Globally, the book publishing industry generated US$132.4 billion in 2023, more than the movie and music industries, though less than video games. The figure has stayed steady for many years.

Book festivals proliferate and celebrities run book clubs on Instagram. Book sales surged during the COVID pandemic. And book reading is not just for one demographic. While many studies suggest a majority of readers are highly educated women, reading cuts across ages and cultural groups.

A 2021 report on US reading habits by Rachel Noorda and Kathi Inman Berens, for example, found that avid book engagers were younger and more ethnically diverse than the general survey population.

Reading a book can involve both aesthetic conduct and moral conduct. Daniel Tadevosyan/Shutterstock
Reading a book can involve both aesthetic conduct and moral conduct. Daniel Tadevosyan/Shutterstock

Solitary and social

As books persist and develop, so do reading practices.

The moral and aesthetic dimensions of reading occur in a range of different settings. Reading can take place alone, but it can also be sociable. It is a practice that sometimes includes digital technology, and sometimes eschews the digital in favour of print.

Readers act aesthetically when they use books to give their lives style or structure. For example, people are drawn to different genres, like poetry or crime fiction, that resonate with their sense of life’s shape. I looked to Don’t Look Left for a narrative form that was meaningful to me. Other people might seek out beautiful language, complex characters or heroic quests.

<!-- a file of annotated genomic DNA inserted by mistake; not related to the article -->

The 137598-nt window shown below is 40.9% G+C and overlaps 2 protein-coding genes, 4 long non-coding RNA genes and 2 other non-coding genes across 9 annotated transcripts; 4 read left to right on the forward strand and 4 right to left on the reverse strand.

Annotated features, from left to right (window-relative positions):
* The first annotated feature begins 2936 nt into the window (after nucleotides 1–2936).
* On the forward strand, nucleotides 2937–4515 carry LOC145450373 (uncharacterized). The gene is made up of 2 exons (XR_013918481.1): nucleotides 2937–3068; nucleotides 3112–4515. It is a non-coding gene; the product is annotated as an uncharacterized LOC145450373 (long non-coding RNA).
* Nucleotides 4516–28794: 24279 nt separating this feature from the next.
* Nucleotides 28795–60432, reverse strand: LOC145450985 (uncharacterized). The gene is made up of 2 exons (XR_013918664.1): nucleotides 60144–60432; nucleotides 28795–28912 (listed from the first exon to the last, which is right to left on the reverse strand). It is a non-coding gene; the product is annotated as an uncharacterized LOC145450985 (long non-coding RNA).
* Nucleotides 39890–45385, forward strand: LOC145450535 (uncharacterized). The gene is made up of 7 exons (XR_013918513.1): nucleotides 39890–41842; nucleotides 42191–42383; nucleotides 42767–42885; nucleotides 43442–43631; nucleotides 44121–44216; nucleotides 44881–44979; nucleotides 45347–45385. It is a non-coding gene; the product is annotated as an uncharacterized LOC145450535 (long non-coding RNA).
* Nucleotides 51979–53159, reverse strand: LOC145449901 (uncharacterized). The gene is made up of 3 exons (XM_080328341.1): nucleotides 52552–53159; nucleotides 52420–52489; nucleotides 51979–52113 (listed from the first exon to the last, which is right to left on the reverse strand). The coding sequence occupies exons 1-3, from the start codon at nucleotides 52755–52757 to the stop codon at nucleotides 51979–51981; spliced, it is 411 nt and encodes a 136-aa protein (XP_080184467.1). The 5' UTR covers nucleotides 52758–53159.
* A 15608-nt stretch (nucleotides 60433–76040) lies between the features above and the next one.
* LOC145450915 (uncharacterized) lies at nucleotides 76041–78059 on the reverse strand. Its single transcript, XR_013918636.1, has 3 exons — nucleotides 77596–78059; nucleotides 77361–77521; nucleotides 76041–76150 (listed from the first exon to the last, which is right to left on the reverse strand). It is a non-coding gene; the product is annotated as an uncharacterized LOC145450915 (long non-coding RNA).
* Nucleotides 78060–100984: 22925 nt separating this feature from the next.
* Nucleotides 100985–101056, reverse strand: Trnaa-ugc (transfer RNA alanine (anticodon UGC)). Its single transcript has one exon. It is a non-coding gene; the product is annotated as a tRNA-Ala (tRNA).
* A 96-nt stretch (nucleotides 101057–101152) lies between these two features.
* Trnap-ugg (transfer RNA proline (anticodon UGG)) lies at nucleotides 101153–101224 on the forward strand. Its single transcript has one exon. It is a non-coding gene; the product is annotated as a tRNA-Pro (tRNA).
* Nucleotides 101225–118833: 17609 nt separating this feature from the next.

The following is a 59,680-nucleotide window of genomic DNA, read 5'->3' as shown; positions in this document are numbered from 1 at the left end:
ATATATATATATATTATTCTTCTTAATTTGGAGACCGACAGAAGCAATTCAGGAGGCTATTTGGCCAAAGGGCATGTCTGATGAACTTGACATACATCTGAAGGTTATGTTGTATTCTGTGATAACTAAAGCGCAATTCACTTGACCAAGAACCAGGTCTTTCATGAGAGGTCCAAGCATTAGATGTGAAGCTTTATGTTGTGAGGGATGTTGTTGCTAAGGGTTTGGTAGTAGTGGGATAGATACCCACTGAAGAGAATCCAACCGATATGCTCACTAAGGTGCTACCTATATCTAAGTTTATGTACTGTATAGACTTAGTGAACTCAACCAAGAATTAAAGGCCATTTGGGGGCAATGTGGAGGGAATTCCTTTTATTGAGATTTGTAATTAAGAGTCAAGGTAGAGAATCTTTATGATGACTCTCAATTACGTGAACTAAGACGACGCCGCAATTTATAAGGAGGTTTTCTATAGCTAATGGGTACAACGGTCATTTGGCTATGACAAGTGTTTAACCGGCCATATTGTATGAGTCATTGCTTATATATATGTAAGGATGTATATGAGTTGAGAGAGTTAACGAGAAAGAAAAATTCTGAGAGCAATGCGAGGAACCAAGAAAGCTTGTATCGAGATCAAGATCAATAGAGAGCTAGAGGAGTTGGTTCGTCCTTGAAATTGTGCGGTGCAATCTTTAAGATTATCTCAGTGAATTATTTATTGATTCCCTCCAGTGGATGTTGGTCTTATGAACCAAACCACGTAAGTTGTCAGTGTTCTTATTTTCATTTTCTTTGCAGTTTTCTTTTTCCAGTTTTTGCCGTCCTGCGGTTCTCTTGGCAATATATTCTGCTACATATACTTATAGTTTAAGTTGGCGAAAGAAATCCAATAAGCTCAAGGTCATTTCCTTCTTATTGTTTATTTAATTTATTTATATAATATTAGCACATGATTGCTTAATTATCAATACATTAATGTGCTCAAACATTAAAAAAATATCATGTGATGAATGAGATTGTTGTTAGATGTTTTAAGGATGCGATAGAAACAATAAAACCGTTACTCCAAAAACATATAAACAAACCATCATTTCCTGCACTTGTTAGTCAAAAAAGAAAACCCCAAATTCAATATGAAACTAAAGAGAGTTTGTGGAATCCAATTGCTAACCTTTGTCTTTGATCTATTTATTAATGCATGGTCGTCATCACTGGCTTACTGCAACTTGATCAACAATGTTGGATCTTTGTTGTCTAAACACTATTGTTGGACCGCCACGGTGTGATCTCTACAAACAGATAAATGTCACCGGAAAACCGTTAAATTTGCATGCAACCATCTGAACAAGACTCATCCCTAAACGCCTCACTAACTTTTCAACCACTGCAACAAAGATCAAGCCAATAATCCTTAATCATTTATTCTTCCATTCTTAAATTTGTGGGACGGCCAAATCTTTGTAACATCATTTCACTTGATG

Readers also engage in aesthetic conduct when they visibly identify as bookish: posting curated shelves on Instagram, cosplaying as a favourite character, or carrying a Penguin Books tote bag. The books people read find their way into how they live their life.

Readers can use books to test ideas of right and wrong. Some books pose moral dilemmas that readers can use to refine their own position. Richard Osman’s most recent Thursday Murder club book The Last Devil to Die, for example, raises the issue of assisted dying.

Readers can also use books to develop the moral capacity of empathy by seeking out writers with perspectives that are new to them. For example, I am one of over 41,000 followers of the Blackfulla Bookclub on Instagram, led by Teela Reid and Merinda Dutton, which highlights First Nations writers and storytellers.

People connect books to their personal and political views, and express those views through social interactions. On social media, readers sometimes engage in moral conduct by expressing views on the behaviour of authors, publishers or others involved in book culture. Maybe this is “cancel culture” – or maybe it is simply activism and influence.

But reading can also happen quietly and alone. For some, private reading can be a sensory, even erotic pleasure: inhaling the smell of a book, lying on the beach or the grass. For others, private reading can be training in sustained attention, “deep reading” that helps the brain. And for others, it can be a form of mindfulness, a restorative balm that counters the overwhelming aspects of modern life.

Reading, on its own, can’t solve every problem. But it can help us gather the resources we need to live in a way that is meaningful. It can be a practice that helps us make sense of the world and our place in it.

This article is republished from The Conversation. It was written by: Beth Driscoll, The University of Melbourne

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Beth Driscoll receives funding from the Australian Research Council Linkage Project LP210300666 Community Publishing in Regional Australia